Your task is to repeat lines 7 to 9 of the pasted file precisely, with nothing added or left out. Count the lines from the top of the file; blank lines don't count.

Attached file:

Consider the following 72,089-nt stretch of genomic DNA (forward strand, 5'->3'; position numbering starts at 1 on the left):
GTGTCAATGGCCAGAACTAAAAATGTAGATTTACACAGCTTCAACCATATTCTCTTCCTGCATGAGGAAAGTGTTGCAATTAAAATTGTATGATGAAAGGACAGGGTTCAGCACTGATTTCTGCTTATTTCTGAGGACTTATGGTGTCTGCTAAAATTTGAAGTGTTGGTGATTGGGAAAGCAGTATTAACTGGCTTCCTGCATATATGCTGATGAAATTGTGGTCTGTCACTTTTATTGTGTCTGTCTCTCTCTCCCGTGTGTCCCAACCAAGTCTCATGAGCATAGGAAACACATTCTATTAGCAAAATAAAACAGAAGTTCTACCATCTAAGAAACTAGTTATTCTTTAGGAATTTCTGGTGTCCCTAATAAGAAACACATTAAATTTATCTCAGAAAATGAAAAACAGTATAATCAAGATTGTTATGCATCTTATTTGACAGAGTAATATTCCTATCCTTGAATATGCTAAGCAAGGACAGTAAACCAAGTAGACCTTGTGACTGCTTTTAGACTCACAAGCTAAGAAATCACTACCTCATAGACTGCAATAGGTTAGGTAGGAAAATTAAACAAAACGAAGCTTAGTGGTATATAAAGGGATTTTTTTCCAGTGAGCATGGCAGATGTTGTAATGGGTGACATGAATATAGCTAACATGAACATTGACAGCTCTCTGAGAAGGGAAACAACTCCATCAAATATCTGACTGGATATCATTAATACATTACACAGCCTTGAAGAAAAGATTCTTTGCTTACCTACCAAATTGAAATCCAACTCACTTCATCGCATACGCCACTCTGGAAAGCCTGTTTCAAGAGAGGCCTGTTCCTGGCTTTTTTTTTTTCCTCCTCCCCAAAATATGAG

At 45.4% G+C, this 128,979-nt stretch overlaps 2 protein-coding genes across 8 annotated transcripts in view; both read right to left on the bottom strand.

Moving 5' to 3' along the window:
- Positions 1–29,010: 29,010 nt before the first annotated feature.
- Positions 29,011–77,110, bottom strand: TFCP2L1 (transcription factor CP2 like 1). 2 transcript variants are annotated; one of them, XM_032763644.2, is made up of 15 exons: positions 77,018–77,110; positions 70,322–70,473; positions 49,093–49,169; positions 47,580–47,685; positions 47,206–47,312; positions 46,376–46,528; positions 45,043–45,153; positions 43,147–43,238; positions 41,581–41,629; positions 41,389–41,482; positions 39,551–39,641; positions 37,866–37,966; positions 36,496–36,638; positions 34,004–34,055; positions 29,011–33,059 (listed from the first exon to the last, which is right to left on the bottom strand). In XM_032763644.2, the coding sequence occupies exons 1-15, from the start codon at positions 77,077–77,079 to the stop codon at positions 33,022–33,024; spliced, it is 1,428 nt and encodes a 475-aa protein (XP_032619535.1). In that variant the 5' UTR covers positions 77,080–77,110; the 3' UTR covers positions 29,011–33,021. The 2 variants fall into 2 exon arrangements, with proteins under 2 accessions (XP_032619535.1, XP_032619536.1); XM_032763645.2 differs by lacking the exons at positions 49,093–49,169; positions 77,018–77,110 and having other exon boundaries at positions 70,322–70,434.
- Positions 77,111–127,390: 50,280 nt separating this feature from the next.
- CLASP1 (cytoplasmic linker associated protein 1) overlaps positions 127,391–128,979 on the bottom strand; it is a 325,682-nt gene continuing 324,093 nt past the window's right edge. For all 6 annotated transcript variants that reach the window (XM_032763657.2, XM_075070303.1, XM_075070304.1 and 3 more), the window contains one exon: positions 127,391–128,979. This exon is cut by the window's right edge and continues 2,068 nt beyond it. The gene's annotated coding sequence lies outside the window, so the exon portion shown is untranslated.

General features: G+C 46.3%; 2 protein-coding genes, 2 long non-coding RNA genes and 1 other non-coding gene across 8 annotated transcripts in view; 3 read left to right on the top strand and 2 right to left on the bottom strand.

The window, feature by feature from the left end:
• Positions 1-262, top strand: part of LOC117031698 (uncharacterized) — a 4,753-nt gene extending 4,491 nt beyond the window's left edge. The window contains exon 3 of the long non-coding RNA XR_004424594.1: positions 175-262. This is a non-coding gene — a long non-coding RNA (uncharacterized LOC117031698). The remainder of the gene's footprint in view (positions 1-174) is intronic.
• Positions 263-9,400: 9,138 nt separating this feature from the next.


- Positions 77,111–127,390: 50,280 nt separating this feature from the next.
- CLASP1 (cytoplasmic linker associated protein 1) overlaps positions 127,391–128,979 on the bottom strand; it is a 325,682-nt gene continuing 324,093 nt past the window's right edge. For all 6 annotated transcript variants that reach the window (XM_032763657.2, XM_075070303.1, XM_075070304.1 and 3 more), the window contains one exon: positions 127,391–128,979. This exon is cut by the window's right edge and continues 2,068 nt beyond it. The gene's annotated coding sequence lies outside the window, so the exon portion shown is untranslated.

General features: G+C 46.3%; 2 protein-coding genes, 2 long non-coding RNA genes and 1 other non-coding gene across 8 annotated transcripts in view; 3 read left to right on the top strand and 2 right to left on the bottom strand.